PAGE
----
But emerging research shows the ban affected people’s decision to seek out or stay in treatment. A recent exploratory survey conducted by Casey Bohrman, an assistant professor of social work at West Chester University, in partnership with the outreach group Angels in Motion examined the impact of the policy on people who currently both use drugs and smoke cigarettes. More than half the participants identified as unhoused.
Of the 112 respondents, just over half said they had left treatment early, against medical advice. Among that group, 85% said the smoking policy was part of the reason they left. Of those considering going to treatment in the coming months, more than half said the smoking policy might or would influence their decision to go into treatment in the next three months.
“This group represents a particularly vulnerable portion of people with substance use disorder,” said Bohrman. “The fact that for the people in our sample, this policy seemed to be such a deterrent and really seemed to influence whether they were staying in treatment is of particular concern.”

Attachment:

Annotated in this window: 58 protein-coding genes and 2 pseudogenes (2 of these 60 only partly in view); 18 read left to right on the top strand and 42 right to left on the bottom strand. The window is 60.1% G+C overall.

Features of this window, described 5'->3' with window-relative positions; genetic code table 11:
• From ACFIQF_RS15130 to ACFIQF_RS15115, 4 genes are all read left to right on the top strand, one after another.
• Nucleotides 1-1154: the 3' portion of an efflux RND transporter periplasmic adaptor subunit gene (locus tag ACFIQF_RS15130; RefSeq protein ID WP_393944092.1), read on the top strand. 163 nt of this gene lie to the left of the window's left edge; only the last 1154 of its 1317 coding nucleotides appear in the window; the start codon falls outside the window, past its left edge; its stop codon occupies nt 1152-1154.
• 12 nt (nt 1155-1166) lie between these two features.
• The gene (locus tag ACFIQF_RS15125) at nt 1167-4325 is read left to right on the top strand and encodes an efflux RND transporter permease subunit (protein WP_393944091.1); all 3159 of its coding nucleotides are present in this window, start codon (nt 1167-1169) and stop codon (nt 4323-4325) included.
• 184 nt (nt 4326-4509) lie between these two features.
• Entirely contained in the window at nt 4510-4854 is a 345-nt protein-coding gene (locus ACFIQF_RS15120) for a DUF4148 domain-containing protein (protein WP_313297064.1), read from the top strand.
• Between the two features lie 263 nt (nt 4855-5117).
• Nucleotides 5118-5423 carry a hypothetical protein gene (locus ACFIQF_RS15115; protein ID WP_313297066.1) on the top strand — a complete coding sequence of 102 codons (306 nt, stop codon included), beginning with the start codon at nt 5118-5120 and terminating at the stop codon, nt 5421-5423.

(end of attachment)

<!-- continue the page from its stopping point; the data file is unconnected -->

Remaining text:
The survey also confirmed inconsistencies in the ban’s application. Of respondents who had been to treatment since 2019, 37% said they were able to smoke while there. While most said they were offered smoking cessation tools like a patch or nicotine gum, nearly half said they experienced delays in getting them.
Bohrman presented her research to Bowen of DBHIdS earlier this fall. Bowen was also concerned about the perception of the policy as a deterrent to those considering treatment.
“So it’s one thing whether providers are actually turning people away actively or not. The other is, are people understanding this policy in a way that they don’t even come and request access?” said Bowen. “If you think that it’s not going to be welcoming, or that’s what you hear from perhaps other people, that in and of itself becomes a barrier.”
Bowen said the policy is now more focused on equitable access to tobacco-quitting resources and changing attitudes among behavioral health providers. DBHIdS reported 280 hours of on-site training and technical assistance in 2018 and 2019 at 25 residential drug and alcohol providers.
When asked whether Community Behavioral Health funding for treatment centers would still be contingent on compliance with the policy in its new form, Bowen said her agency will be working with providers to figure out the next steps and the best way to implement the policy that meets their conceptual framework, focused on long-term, whole-person recovery.
A spokesperson for CBH added that it has not utilized any financial penalties as a method of enforcement since the origination of the tobacco recovery wellness initiative.